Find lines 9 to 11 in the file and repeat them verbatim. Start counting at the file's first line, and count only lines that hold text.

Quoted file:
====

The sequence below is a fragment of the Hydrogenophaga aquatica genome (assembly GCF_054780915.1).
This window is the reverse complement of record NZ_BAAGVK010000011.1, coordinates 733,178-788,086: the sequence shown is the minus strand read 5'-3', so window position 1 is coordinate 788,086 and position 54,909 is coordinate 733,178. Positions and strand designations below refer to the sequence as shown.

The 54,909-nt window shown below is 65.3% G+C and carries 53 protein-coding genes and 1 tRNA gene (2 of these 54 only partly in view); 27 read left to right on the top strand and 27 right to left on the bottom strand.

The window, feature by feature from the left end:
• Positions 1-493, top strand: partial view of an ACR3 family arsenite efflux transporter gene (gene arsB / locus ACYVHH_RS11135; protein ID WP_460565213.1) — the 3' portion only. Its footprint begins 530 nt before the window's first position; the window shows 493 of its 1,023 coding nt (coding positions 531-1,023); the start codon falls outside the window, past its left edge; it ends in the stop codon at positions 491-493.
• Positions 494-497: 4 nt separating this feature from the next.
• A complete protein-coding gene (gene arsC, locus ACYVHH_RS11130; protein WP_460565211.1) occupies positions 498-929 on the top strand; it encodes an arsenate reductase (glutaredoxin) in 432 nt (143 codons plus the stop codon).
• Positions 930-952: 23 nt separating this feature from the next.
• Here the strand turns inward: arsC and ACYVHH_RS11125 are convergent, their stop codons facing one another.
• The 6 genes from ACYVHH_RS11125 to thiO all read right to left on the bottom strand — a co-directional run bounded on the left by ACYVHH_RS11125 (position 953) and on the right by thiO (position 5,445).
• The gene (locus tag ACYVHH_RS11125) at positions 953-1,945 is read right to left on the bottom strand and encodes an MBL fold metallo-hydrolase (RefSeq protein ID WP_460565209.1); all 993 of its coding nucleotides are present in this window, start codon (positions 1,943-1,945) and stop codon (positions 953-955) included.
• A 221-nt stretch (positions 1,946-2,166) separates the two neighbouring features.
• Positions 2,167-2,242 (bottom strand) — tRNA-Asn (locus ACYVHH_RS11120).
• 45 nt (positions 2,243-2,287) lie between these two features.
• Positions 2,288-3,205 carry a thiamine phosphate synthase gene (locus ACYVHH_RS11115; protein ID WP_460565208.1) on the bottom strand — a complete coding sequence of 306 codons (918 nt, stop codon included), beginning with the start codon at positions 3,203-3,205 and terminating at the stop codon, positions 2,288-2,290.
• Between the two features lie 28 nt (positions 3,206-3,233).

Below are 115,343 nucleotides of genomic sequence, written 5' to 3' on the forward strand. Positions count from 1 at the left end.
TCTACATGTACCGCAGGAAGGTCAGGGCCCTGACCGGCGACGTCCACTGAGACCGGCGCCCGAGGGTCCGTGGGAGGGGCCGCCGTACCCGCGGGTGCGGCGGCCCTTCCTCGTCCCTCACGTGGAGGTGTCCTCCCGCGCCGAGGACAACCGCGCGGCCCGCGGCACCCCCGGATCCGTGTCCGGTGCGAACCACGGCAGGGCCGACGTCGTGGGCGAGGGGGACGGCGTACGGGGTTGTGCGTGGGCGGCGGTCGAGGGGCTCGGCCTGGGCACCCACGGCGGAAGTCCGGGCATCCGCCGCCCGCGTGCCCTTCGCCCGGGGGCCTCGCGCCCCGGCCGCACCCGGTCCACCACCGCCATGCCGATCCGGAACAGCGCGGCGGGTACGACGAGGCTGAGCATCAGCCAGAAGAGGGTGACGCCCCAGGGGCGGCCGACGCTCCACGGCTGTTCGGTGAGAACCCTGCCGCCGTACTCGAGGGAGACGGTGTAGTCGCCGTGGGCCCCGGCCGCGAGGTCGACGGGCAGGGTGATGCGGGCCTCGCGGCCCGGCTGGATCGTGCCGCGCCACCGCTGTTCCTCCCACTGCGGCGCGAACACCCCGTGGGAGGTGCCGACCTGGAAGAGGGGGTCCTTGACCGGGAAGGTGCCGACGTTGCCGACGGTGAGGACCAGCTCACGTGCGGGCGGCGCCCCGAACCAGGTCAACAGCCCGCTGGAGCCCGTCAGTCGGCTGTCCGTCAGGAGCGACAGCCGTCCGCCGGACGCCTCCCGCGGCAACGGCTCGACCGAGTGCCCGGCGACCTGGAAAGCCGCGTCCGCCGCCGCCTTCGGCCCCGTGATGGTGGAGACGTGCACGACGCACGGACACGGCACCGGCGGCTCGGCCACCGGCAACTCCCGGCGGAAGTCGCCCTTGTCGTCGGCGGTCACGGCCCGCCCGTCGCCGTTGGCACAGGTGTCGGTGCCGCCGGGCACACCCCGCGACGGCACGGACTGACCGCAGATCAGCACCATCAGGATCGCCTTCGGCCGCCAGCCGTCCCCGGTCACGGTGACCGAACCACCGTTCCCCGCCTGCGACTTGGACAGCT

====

• Here the strand turns inward: arsC and ACYVHH_RS11125 are convergent, their stop codons facing one another.
• The 6 genes from ACYVHH_RS11125 to thiO all read right to left on the bottom strand — a co-directional run bounded on the left by ACYVHH_RS11125 (position 953) and on the right by thiO (position 5,445).
• The gene (locus tag ACYVHH_RS11125) at positions 953-1,945 is read right to left on the bottom strand and encodes an MBL fold metallo-hydrolase (RefSeq protein ID WP_460565209.1); all 993 of its coding nucleotides are present in this window, start codon (positions 1,943-1,945) and stop codon (positions 953-955) included.